I make sure my animals have enough space in the barns, so that they stay healthy and I can continue to deliver quality. I now have 5,000 birds (including 3,500 chickens, 250 turkeys, 1,000 guinea fowl, 250 ducks and 100 rabbits. In the future, I want to grow to at least 12,000 poultry. “ Bienvenu’s extraordinary vision and business skills have earned him awards and visits from local politicians. He hopes to attract more visitors to the region through his work, and thus stimulate more economic activities.

People in his community are inspired by his abilities and subsequent success.  He is a big thinker who likes to share the knowledge and skills he learned with other farmers in his village.  He employs young people on internships and is happy that others are benefitting from his success.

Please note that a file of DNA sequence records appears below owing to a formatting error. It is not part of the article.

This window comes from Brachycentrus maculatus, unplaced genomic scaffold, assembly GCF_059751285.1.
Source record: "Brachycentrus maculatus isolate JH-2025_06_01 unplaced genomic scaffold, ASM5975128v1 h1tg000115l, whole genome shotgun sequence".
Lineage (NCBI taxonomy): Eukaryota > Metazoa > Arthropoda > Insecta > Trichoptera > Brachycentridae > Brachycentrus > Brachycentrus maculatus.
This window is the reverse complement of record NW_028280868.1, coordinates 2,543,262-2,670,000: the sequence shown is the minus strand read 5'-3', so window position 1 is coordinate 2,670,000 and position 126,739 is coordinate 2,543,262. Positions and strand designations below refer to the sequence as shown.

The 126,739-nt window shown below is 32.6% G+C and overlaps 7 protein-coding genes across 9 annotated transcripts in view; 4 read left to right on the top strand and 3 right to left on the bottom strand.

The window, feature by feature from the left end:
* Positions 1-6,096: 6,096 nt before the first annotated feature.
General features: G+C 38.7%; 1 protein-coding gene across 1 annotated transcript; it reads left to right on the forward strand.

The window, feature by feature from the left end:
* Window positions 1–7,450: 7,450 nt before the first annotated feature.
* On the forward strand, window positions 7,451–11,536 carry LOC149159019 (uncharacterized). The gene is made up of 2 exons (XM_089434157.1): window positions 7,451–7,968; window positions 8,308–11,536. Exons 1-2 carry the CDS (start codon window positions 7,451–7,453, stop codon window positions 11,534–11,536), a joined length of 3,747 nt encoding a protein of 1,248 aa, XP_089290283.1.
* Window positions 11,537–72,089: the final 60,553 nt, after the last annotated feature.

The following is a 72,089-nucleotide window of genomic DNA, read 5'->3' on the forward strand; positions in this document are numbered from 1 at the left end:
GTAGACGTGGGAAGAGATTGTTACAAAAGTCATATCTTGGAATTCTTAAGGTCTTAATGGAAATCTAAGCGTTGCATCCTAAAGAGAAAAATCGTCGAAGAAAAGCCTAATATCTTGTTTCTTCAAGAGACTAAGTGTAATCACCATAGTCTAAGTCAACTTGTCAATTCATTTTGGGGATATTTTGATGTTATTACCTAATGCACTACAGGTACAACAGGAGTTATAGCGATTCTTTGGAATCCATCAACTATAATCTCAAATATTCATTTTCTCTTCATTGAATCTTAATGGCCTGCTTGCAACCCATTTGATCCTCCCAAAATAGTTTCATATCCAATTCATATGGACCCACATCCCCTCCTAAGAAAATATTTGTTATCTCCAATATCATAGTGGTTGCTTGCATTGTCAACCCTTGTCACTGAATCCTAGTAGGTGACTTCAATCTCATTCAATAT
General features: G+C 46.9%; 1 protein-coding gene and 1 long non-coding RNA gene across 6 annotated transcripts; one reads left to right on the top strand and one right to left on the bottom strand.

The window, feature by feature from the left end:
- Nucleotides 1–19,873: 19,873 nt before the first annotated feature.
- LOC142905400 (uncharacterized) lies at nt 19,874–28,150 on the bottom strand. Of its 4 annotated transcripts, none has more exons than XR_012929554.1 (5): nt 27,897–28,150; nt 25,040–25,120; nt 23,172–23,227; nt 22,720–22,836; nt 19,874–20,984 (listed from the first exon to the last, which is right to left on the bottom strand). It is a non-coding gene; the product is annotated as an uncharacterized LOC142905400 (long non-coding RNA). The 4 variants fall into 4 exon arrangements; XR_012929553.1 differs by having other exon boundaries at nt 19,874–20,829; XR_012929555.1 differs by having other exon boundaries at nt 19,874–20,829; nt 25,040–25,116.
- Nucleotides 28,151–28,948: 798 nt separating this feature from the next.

Meet Emilienne

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Emilienne is from a small village in Benin; one of the poorest countries in the world where more than half of the population live on less than $1.90 per day. Debilitating hunger is widespread.

Emilienne didn’t go to school – her parents couldn’t afford the fees and they needed her to work on the family farm. Like many of her friends, she never learned to read or write. Before The Hunger Project came to her village, life was incredibly hard for Emilienne.

“I was working on the land. My earnings weren’t enough to feed my children.” Her children were malnourished. Every day was a struggle to survive and the future looked no different. “Saving money wasn’t possible. The thought of it didn’t even cross my mind.”